Vegetables

Transplanting plants

Transplant the plants

Generally speaking, transplanting plants is a rather traumatic operation for the vegetable, which sees itself moved from its original home and then placed in a new place. Consequently it is necessary to choose a suitable place and carry out the intervention with the greatest possible care. The period is also important; the transplant should never be carried out during the flowering phase (as the plant is more sensitive during this period, and therefore more subject to possible damage) but not too early (since the transplanted plant is more fragile and would not tolerate the cold). Once the correct period has been chosen, it is useful to prepare the transplant site, watering it slightly a few hours before the operation, pruning the sick and dry branches of the plant, and eliminating the dry earth from the surface of the sod where we will carry out the intervention. You can also make the holes where we are going to transplant the vegetable more welcoming with compost, which favors the rapid recovery of the plant.

Bare root transplant


Bare root transplant is one of two possible choices when transplanting plants. It is more traumatic than that with earthen bread, and consequently it is used for stronger and more robust plants, which better resist transport and handling, such as fruit trees, or certain vegetables such as cabbage and fennel. It is particularly important to do it before the vegetative restart, in autumn, or after the winter, in order to allow the plant to recover from the trauma. It consists in uprooting the plant together with the roots, which are then cleaned of the earth, and, if they are excessively long, pruned (with clean and precise cuts). Grounding must be done quickly, but the period in which the plant can be transported can be lengthened by storing the plant in moist peat or sand. It is very important to avoid damaging or tearing the roots of the plant, both when extracting it and when placing it in the ground. As an aid for the uprooting work, one or two spades can be used, planted vertically in the soil, which can then be leveraged to remove the vegetable from the soil.

Transplant with earthen bread


The transplant with earthen bread is used for the most delicate plants, which do not tolerate a total uprooting and which have a lower resilience, such as rose, courgette or cucumber. The transplant with earthen bread is safer than the other, and can be done in almost any season since the roots, if the transplant is done correctly, do not undergo any manipulation. However, the months where temperatures are more extreme must be avoided. However, it is a complex operation, since in some cases it may be necessary to carry out several repottings. The intervention consists in removing not only the plant with its roots, but the entire clod of earth that contains them entirely (the ‘bread of earth’ in fact) which is then placed in a larger pot or in the new home and irrigated. . With subsequent repotting, therefore, the plant is grown until it reaches the chosen size. This operation can also be carried out mechanically using a machine called zollatrice, and is the most used technique in the nursery to transplant plants.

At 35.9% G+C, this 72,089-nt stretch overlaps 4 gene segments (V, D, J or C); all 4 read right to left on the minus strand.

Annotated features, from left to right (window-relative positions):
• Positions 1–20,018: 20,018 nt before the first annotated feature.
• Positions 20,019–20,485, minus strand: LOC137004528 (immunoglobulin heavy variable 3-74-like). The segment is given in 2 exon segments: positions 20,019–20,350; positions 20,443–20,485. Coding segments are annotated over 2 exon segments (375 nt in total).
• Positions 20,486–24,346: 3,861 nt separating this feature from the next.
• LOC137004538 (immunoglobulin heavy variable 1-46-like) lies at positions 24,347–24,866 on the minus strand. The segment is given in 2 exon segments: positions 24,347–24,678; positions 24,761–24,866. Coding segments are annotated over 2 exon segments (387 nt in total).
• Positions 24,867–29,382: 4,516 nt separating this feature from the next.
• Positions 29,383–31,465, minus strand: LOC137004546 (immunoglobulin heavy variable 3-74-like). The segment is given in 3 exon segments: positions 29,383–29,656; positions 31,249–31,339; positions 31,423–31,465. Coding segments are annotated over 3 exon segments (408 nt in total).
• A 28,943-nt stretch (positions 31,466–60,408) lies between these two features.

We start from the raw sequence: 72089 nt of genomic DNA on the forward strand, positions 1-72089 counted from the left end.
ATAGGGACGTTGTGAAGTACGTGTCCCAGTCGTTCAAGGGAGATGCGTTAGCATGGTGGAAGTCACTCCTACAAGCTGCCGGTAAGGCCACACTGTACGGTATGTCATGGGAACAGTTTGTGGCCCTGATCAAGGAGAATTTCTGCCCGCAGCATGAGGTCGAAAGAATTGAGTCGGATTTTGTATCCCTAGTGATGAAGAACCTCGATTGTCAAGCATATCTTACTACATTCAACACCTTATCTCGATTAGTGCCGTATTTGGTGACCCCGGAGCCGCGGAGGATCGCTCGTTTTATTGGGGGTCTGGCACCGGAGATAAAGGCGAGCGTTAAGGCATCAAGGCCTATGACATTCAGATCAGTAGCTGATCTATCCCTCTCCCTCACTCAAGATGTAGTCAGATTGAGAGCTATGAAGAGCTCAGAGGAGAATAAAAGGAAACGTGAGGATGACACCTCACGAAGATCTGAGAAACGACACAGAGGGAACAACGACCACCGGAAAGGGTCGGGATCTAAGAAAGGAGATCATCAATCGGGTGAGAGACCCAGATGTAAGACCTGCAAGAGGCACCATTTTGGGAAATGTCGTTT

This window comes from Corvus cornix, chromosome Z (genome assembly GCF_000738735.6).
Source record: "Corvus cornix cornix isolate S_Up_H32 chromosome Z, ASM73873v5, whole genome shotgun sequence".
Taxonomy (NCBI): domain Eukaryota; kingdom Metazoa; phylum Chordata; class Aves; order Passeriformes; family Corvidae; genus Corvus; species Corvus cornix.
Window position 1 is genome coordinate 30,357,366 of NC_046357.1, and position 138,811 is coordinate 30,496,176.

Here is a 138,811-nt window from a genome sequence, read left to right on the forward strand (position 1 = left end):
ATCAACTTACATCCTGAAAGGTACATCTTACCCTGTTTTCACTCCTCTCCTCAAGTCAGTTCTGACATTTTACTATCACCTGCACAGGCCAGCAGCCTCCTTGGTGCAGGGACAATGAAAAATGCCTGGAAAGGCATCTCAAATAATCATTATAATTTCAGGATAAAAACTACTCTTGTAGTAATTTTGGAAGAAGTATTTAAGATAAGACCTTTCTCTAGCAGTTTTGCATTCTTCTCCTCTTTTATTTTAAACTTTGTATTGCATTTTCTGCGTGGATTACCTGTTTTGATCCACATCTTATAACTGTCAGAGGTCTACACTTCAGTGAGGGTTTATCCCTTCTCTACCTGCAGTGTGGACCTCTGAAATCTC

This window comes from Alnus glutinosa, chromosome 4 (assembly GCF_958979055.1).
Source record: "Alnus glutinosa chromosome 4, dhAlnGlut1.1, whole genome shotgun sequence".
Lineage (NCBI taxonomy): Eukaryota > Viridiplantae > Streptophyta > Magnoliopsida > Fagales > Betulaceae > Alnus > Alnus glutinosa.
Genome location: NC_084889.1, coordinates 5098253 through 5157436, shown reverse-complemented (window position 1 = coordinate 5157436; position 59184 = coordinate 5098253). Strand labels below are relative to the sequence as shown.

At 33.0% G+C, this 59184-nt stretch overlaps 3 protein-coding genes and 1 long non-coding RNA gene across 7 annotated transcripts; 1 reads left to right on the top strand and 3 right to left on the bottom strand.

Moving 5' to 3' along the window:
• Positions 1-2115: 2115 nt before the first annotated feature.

Transplanting Plants: Post-Treatment Care


After a traumatic operation such as a transplant, it is necessary to pay particular attention to the plant which, as already written several times, has suffered a strong trauma and is therefore weaker. Once the transplant is complete, therefore, it is necessary to water the plant, constantly but not excessively, avoiding stagnation, to prevent the roots from molding, not on the leaves but on the earth that surrounds it. Before fertilizing the plants it is better to wait for the roots to take root. Another useful tip is to repair the plant from excessive climatic conditions, such as too intense sun, moving it (if in a pot) or covering it with a cloth (if on the ground) in the hottest hours of the day and in the coldest ones, up to which it is not fully invigorated.

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